‘Civil Wars and Monarchy in France in the 16th and 17th Centuries’ (1852).
He also wrote an incomplete World History in nine volumes (1881-88).
Leopold von Ranke died on the 23rd of May 1886.
In the village of Wiehe, Germany, where he grew up, a museum has been
named in his honour outside of which stands a commemorative statue.
von Ranke Museum
A more contemporary family connection of note can be made
to Olivia Melian Durdin-Robertson and her brother Reverend
Lawrence Alexander Robertson (the 21st
Baron of Strathloch) owners of Clonegal Castle, Clonegal, Co Wexford in the
Republic of Ireland. While
there seems to have been little social contact between the two families, it was
here at the Vernal Equinox (21st March) 1976 that Olivia with her
brother Lawrence and his wife Pamela, co-founded and established the now highly
respected Fellowship of Isis.
the Fellowship of Isis at the Parliament of the World's Religions in
As a young man, Robert Graves was greatly influenced by his
mother's patriotic beliefs in God, King and Country, mixed with his father's
love of Celtic poetry and mythology. Coming
from a fair well to do family, during his early education Graves attended a
number of London’s top preparatory schools but proved a difficult student more
interested in boxing and mountain climbing than studying.
He preferred the freedom of summer holidays in Wales, where he was able
to explore the rugged countryside at his family’s home near Harlech.
His roving experiences to historic Harlech Castle and the mountainous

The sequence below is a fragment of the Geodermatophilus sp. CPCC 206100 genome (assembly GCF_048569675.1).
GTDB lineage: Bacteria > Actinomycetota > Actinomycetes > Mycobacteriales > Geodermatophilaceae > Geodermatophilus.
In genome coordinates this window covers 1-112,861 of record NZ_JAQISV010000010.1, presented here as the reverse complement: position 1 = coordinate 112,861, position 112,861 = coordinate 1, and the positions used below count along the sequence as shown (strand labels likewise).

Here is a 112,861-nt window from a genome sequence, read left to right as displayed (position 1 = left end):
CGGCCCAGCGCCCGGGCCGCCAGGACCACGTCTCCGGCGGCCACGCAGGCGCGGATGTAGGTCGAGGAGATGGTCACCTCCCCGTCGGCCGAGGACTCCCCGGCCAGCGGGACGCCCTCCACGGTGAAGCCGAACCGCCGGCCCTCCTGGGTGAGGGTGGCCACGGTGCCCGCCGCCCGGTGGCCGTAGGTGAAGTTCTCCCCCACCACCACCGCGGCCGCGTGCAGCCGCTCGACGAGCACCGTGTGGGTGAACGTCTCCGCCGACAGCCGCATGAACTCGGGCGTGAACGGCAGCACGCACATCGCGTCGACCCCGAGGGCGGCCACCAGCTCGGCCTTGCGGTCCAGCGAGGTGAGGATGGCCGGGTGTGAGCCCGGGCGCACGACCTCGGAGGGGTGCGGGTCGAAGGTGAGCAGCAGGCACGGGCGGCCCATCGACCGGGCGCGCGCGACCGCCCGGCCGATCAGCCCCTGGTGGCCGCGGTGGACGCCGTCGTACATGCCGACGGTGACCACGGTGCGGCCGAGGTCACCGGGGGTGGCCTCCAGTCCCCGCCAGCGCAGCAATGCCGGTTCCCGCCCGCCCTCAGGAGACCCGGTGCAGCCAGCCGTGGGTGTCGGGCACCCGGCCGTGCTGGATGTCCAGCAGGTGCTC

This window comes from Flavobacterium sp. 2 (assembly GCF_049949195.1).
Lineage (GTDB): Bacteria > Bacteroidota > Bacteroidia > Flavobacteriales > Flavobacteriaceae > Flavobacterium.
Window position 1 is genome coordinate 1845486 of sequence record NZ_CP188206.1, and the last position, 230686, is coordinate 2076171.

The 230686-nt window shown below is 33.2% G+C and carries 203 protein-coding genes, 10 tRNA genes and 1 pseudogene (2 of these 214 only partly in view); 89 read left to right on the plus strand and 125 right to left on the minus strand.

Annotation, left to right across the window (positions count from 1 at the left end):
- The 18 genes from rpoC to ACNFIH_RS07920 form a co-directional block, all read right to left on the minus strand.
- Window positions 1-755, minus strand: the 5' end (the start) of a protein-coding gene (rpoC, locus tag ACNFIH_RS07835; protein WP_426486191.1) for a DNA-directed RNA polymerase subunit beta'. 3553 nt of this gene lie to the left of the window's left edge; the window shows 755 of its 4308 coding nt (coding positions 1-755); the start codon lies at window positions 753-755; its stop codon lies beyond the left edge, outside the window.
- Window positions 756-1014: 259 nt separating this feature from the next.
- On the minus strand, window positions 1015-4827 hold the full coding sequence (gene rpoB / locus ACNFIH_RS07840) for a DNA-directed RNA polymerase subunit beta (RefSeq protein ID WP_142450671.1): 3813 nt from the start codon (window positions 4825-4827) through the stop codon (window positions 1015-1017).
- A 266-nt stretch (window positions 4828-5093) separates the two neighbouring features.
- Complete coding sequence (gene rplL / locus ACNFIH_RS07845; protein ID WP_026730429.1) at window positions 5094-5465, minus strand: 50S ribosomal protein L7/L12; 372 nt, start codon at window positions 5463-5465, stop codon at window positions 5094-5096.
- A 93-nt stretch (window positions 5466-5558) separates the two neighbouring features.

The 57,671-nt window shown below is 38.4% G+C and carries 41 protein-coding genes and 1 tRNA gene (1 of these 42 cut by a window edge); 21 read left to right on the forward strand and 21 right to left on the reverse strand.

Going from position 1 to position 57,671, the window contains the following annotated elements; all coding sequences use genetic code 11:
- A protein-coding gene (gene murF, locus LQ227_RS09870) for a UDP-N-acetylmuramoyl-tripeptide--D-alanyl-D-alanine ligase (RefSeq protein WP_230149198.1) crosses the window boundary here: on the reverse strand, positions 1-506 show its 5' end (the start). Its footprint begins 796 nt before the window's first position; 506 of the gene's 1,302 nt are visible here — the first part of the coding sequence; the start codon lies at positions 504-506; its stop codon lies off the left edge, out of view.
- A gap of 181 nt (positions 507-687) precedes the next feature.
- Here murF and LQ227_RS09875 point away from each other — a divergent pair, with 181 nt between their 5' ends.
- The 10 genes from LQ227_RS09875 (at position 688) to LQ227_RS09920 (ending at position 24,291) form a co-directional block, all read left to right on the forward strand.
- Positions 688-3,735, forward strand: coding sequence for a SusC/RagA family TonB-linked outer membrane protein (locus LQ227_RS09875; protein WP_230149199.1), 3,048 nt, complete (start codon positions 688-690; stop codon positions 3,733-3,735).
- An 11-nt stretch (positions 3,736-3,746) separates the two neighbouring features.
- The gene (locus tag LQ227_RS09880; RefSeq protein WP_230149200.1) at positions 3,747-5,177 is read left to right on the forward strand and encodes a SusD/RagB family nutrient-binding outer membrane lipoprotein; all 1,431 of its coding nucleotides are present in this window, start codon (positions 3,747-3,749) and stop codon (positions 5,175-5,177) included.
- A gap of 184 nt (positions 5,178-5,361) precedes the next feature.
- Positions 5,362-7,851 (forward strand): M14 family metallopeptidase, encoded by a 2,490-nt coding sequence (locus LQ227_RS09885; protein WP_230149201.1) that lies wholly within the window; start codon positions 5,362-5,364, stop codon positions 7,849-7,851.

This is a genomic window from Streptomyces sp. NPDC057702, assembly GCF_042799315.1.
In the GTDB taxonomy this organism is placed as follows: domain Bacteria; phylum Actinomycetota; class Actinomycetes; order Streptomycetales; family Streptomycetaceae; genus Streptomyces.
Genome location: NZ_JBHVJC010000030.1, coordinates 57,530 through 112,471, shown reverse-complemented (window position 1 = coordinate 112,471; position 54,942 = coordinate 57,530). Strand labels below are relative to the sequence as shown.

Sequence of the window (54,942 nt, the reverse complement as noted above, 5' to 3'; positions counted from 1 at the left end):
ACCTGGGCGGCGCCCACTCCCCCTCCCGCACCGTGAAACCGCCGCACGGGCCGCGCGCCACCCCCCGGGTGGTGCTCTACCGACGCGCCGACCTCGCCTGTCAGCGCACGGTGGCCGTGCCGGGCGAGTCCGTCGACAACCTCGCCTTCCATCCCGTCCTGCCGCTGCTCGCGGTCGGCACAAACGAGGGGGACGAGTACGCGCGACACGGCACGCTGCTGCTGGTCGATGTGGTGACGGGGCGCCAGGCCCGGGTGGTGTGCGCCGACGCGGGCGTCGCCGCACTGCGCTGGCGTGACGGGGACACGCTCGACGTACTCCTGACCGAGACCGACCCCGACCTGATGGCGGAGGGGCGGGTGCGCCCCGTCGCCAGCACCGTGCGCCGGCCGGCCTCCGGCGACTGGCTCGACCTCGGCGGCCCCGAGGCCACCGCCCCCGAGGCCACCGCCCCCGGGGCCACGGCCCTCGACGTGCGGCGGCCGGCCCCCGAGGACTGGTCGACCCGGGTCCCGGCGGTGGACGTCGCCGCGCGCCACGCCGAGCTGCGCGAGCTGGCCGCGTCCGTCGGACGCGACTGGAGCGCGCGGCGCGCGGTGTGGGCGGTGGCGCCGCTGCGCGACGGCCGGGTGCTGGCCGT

slopes of Snowdonia would influence much of his early poetry.
In 1908 he won a scholarship to ‘Charterhouse’ one of
England’s most famous and notable public schools. He is said to have hated the school because of bullying about
his name ‘von Ranke’ alluding to his German ancestry and the propensity
toward homosexuality prevalent in public schools during his time there:
his autobiography: Goodbye to All That (1929), Robert Graves wrote about his
time at Charterhouse:
English preparatory and public schools romance is necessarily homosexual. The
opposite sex is despised and treated as something obscene. Many boys never
recover from this perversion. For every one born homosexual, at least ten
permanent pseudo-homosexuals are made by the public school system: nine of these
ten as honourably chaste and sentimental as I was.
the second term the trouble began. A number of things naturally made for my
unpopularity. Besides being a scholar and not outstandingly good at games, I was
always short of pocket money. Since I could not conform to the social custom of
treating my contemporaries to tuck at the school shop, I could not accept their
treating. My clothes, though conforming outwardly to the school pattern, were
ready-made and not of the best-quality cloth that all the other boys wore.
most unfortunate disability of all was that my name appeared on the school list
as 'R. von R. Graves'. I had hitherto believed my second name to be 'Ranke'; the
'von', encountered on my birth certificate, disconcerted me. Carthusians behaved
secretively about their second names, and usually managed to conceal fancy ones.
I could no doubt have passed off 'Ranke', without the 'von', as monosyllabic and
English, but 'von Ranke' was glaring. Businessmen's sons, at this time, used to
discuss hotly the threat, and even the necessity of a trade war with the Reich.
'German' meant 'dirty German'. It meant: 'cheap, shoddy goods competing with our
sterling industries.' It also meant military menace, Prussianism, useless
philosophy, tedious scholarship, loving music and sabre-rattling.
One of my last recollections at Charterhouse is a school
debate on the motion 'that this House is in favour of compulsory military